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Developing Better Indicators for Pathogen Presence in Sewage Sludge

Suresh D. Pillai

83 pages
IWA Publishing
Available as an eBook only.

Today, more than eight million tons of biosolids are generated annually for land application nationwide. These biosolids contain beneficial plant nutrients, soil conditioners, and may also contain pathogenic bacteria, viruses, protozoa and parasites. The fate of pathogens is a concern for biosolids generators, applicators, and the general public. The ability to detect the presence of microbial pathogens and the resulting health risks in biosolids is a significant issue confronting the wastewater industry. Ideally, wastewater treatment plants should be able to monitor for specific pathogens in biosolids. Since it is almost impossible to detect and quantify the presence of all possible pathogens in waste matrices, there is a compelling need to identify a suite of indicators that can be used to predict the presence of pathogenic microorganisms in biosolids. The overall objective of this project was to identify those pathogens and surrogate indicator organisms that are at the highest density in raw sludge and determine their time-temperature-pH relationships in the laboratory under controlled conditions.  

There were surprisingly low numbers of culturable enteric viruses (median values shown) (< 1 PFU/g), Salmonella spp ( < 8 MPN/g), and helminth ova ( < 1 ova/g) in the untreated sewage samples. Other pathogens, such as Shigella spp (25 MPN/g), Legionella spp (108 CFU/g), Aeromonas spp (108 CFU/g), MacConkey sorbitol-negative E.coli populations (104 MPN/g) were, however, present in larger numbers. When molecular PCR-based methods were used, the presence of gene sequences indicative of pathogens such as Adenovirus (107 gene copies/g), Giardia spp (105 gene copies/g) was evident. Other organisms such as aerobic spores (106 CFU/g), Cl. perfringens spores (106 CFU/g), fecal coliforms (108 MPN/g), E.coli (106 MPN/g), Enterococci (106 MPN/g), somatic coliphages (105 PFU/g) and male-specific coliphages (105 PFU/g) were present in large numbers. These results suggest that a suite of microorganisms which includes coliphages, enterococci, E.coli, fecal coliforms can be used to monitor the fate of microorganisms in sewage sludges.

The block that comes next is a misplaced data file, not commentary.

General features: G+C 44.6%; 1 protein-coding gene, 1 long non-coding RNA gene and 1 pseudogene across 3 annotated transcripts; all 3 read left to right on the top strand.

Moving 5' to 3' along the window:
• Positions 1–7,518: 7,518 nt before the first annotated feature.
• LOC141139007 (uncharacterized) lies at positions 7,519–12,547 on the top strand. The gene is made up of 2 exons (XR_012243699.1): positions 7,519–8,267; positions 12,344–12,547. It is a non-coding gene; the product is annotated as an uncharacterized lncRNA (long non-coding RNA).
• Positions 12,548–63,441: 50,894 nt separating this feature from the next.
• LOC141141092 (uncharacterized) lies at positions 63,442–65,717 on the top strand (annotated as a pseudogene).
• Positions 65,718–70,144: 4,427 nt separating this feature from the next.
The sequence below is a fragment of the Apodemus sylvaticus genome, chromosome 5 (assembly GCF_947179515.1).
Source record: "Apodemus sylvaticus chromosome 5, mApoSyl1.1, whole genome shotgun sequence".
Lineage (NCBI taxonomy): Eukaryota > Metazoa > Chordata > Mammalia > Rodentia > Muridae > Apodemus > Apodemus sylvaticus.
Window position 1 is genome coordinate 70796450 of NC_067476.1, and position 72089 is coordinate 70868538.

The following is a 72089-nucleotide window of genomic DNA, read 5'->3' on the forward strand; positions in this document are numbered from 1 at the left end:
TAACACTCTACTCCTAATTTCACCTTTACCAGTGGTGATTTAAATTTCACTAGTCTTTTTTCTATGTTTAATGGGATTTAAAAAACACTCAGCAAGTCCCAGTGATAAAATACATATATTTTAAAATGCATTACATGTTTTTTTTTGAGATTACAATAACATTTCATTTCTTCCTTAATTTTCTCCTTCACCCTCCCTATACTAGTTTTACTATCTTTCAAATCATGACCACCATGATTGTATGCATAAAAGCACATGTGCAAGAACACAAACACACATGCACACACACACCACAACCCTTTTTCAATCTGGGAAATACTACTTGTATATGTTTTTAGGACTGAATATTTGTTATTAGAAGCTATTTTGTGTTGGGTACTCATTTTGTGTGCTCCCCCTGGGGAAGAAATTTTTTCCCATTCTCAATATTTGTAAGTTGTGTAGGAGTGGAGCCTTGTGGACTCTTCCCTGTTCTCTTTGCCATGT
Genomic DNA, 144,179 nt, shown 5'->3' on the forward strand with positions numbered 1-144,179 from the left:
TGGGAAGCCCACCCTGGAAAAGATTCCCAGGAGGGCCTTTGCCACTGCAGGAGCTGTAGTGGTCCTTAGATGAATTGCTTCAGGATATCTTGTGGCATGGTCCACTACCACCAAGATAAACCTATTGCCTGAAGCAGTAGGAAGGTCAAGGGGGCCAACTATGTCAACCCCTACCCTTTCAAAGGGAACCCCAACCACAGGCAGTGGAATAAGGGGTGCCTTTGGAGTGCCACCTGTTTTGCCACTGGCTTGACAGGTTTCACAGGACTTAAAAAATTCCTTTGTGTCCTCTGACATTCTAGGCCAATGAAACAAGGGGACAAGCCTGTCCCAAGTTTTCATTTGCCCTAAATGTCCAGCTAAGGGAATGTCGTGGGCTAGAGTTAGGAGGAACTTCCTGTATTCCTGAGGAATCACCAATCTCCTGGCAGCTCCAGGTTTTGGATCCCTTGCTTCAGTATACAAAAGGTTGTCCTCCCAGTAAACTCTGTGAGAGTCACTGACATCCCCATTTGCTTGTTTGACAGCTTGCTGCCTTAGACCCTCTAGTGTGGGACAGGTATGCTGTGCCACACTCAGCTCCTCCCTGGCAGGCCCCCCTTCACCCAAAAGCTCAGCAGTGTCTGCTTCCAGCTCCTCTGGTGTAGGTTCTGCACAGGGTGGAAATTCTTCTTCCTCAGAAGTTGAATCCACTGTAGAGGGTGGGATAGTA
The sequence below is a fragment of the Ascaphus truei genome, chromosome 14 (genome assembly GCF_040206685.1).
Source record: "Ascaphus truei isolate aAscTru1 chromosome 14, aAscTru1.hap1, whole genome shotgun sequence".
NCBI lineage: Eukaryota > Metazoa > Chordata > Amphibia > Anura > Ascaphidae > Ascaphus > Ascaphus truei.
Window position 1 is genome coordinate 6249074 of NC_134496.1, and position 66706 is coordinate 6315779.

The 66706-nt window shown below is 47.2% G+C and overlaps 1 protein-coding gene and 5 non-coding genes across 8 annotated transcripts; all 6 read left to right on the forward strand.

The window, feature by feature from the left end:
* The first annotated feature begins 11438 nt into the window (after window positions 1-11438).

Time-temperature studies were performed for a suite of organisms that included fecal coliforms, E. coli, Salmonella spp., somatic coliphages, male-specific coliphages, and poliovirus.  The results indicate that of all organisms, coliphages are the most tolerant of all possible sewage-indicator organisms. They were able to withstand 60ºC for up to 120 minutes. Among bacteria, E.coli was the most conservative indicator organism, being able to at times withstand temperatures as high as 60ºC for up to 120 minutes. These results suggest that coliphages and E.coli are suitable as viral and bacterial indicators respectively to monitor the effectiveness of time and temperature treatments of municipal biosolids.